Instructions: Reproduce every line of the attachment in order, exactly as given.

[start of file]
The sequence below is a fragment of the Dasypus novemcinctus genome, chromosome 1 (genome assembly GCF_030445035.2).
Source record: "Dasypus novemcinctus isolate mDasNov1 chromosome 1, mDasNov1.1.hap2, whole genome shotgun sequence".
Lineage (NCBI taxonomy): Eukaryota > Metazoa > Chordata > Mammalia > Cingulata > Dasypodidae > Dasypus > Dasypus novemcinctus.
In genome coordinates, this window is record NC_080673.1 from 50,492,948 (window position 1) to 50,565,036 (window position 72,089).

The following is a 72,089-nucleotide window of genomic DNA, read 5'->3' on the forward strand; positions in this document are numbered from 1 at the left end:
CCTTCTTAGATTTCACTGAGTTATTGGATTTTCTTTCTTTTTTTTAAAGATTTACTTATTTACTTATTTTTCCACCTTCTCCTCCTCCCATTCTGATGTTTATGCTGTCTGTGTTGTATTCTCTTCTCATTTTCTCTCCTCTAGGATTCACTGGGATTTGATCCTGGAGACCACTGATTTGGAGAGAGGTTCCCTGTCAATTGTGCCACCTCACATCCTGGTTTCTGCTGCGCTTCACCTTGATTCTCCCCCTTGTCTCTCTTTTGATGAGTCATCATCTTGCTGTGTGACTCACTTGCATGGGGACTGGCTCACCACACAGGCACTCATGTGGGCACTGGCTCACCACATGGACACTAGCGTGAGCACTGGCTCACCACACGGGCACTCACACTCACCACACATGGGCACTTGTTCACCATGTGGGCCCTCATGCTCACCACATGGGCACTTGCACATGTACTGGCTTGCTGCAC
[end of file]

The sequence below is a fragment of the Dasypus novemcinctus genome, chromosome 1 (genome assembly GCF_030445035.2).
Source record: "Dasypus novemcinctus isolate mDasNov1 chromosome 1, mDasNov1.1.hap2, whole genome shotgun sequence".
Lineage (NCBI taxonomy): Eukaryota > Metazoa > Chordata > Mammalia > Cingulata > Dasypodidae > Dasypus > Dasypus novemcinctus.
In genome coordinates, this window is record NC_080673.1 from 50,492,948 (window position 1) to 50,565,036 (window position 72,089).

The following is a 72,089-nucleotide window of genomic DNA, read 5'->3' on the forward strand; positions in this document are numbered from 1 at the left end:
CCTTCTTAGATTTCACTGAGTTATTGGATTTTCTTTCTTTTTTTTAAAGATTTACTTATTTACTTATTTTTCCACCTTCTCCTCCTCCCATTCTGATGTTTATGCTGTCTGTGTTGTATTCTCTTCTCATTTTCTCTCCTCTAGGATTCACTGGGATTTGATCCTGGAGACCACTGATTTGGAGAGAGGTTCCCTGTCAATTGTGCCACCTCACATCCTGGTTTCTGCTGCGCTTCACCTTGATTCTCCCCCTTGTCTCTCTTTTGATGAGTCATCATCTTGCTGTGTGACTCACTTGCATGGGGACTGGCTCACCACACAGGCACTCATGTGGGCACTGGCTCACCACATGGACACTAGCGTGAGCACTGGCTCACCACACGGGCACTCACACTCACCACACATGGGCACTTGTTCACCATGTGGGCCCTCATGCTCACCACATGGGCACTTGCACATGTACTGGCTTGCTGCAC